The heat keeps coming across southern Idaho, and with it comes challenges like low water levels and algae blooms. But don’t despair! Despite the heat, there are quality fishing options across our region. Escaping into the mountains is always a solid option, and cooling off with a wet wading or float tube trip are great ways to beat the heat. As you plan your August trips, here are a few options to keep in mind:
Horsethief Reservoir (Trout)
Horsethief is a solid option for catching trout virtually year-round. Located about 10 minutes east of Cascade, the reservoir boasts beautiful alpine scenery and temperatures 10-15 degrees cooler than the Treasure Valley. There are dozens of established campsites, and plenty of bank and dock access for shore anglers. Spinners, spoons, worms and Power Bait are all solid choices. Horsethief is a great place for boats, as it is usually far less crowded on the water than on the bank. Trolling with wedding rings, hoochies and other pop gear tipped with worms and corn is a great strategy—my group caught two nice limits of trout in short order during a recent boating trip. And because it’s a no-wake lake, smaller watercraft like canoes, kayaks, rafts and float tubes are a great way to get out and enjoy part of the lake to yourself. Stocked rainbow trout in the 12 to 15-inch range are by far the most common catch, but Horsethief also has brown trout, brook trout and Kokanee salmon.
C.J. Strike Reservoir (Mixed Bag)
One of the most reliable fisheries in our region, C.J. Strike continues to produce a variety of species as we head into late summer. Crappie are biting on vertical jigs as well as trolled crankbaits, and most are really nice slabs up to 14 inches. Bass, smallmouth in particular, can be caught on Ned rigs, soft plastics, jigs, crankbaits and occasional topwater plugs. Trout usually move a little deeper to beat the heat, but they can still be caught with bait or trolling rigs near the dam. C.J. is also home to sturgeon, catfish, bluegill, perch and more. There have been reports of algae blooms, but I’ve fished it twice in recent weeks with good success and no algae issues.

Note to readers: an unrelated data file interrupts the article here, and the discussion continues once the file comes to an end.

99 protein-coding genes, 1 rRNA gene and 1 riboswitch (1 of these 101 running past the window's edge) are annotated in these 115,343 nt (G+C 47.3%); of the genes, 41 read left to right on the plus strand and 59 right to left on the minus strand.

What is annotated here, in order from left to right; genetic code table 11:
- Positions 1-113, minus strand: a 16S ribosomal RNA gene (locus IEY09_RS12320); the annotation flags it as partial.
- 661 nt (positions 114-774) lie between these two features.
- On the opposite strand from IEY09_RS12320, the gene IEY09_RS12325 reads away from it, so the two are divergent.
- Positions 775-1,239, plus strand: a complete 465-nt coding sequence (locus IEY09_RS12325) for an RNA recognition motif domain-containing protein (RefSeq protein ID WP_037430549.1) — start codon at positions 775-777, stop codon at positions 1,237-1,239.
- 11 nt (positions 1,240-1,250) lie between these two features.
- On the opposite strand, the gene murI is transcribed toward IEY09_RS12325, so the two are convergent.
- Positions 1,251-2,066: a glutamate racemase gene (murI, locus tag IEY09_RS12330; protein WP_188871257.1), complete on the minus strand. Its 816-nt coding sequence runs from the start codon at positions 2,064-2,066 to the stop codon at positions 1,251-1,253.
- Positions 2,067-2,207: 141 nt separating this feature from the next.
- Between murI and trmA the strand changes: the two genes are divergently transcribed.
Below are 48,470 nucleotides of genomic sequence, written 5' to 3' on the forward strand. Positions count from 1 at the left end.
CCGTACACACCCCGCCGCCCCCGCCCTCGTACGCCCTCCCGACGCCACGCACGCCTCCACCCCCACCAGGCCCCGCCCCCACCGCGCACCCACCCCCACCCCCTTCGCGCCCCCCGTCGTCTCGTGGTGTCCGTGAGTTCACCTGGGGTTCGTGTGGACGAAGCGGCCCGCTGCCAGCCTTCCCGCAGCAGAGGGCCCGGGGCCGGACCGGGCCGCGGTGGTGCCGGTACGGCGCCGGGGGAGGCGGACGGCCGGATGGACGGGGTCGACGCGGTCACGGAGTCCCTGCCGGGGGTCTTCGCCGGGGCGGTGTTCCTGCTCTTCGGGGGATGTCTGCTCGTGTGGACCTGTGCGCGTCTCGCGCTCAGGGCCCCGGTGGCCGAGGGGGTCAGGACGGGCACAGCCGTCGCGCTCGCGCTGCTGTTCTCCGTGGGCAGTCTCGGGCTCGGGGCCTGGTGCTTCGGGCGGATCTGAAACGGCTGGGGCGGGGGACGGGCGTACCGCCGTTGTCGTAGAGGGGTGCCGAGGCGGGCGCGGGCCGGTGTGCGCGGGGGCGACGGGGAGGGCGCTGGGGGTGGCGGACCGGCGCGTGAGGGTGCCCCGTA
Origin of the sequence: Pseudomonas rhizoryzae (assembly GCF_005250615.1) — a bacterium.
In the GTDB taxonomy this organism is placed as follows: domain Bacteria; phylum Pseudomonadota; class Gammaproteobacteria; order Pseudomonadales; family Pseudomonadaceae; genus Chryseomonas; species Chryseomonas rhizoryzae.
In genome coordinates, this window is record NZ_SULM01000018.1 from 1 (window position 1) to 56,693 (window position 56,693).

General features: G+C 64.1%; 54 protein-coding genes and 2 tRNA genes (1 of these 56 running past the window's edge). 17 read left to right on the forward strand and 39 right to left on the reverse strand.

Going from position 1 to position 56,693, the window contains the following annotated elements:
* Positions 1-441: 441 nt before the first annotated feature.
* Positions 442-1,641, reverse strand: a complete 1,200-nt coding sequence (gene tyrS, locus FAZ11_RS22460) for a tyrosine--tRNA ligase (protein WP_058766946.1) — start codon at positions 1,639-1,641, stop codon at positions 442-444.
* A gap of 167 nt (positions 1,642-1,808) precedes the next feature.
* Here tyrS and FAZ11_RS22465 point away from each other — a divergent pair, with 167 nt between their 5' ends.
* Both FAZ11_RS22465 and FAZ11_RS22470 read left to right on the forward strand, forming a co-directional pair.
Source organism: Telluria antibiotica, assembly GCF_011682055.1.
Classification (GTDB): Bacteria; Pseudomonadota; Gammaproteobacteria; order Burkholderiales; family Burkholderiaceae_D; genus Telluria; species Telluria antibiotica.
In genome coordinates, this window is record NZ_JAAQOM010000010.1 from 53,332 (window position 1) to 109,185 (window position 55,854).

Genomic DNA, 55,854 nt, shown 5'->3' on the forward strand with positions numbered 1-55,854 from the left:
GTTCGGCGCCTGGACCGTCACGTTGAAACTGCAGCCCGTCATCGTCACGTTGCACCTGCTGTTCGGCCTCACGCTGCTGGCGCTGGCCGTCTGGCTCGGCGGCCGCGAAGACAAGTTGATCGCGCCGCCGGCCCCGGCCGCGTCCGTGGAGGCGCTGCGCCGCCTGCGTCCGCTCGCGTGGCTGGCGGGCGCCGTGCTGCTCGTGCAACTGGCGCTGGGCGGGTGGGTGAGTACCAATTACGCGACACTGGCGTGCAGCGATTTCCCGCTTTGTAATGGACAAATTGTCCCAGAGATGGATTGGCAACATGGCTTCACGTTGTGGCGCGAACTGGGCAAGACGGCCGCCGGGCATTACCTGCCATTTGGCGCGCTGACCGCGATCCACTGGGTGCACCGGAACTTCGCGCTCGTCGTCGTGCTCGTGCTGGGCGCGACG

Boise River (Trout)
Flows have come down on the Boise in recent weeks, making it much more friendly for walk-and-wade fishing trips. Worms, spinners, dry flies, nymphs and streamers are all worthy options, depending on bug hatches and river conditions. My favorite strategy is throwing Rapalas, which work well for targeting brown trout as well as bigger, wild rainbows. Thousands of catchable-sized rainbows are stocked in the Boise every year, too, with the majority of fish going in between Barber Park and the Glenwood Bridge. On hot summer days, it is best to avoid the stretch between Barber Park and Ann Morrison Park, which is often crowded with folks floating the river.
Halverson Lake (Bass, Bluegill)
This desert gem is a personal favorite of mine. Late summer is a fun time to fish it because weed growth around the edges all but eliminates shore fishing—the only way in is with a float tube, which feels fantastic after a hot one-mile hike into the lake. Halverson is home to largemouth bass and bluegill. Many of the fish are medium-sized, but there are some big ones. Soft plastics, tube jigs, spinnerbaits and topwater frogs are good lure options for bass, while bluegill prefer small panfish jigs tipped with a mealworm. Both species can be caught on flies, too—a hopper-dropper setup with a small trailing nymph should do the trick. Tight lines!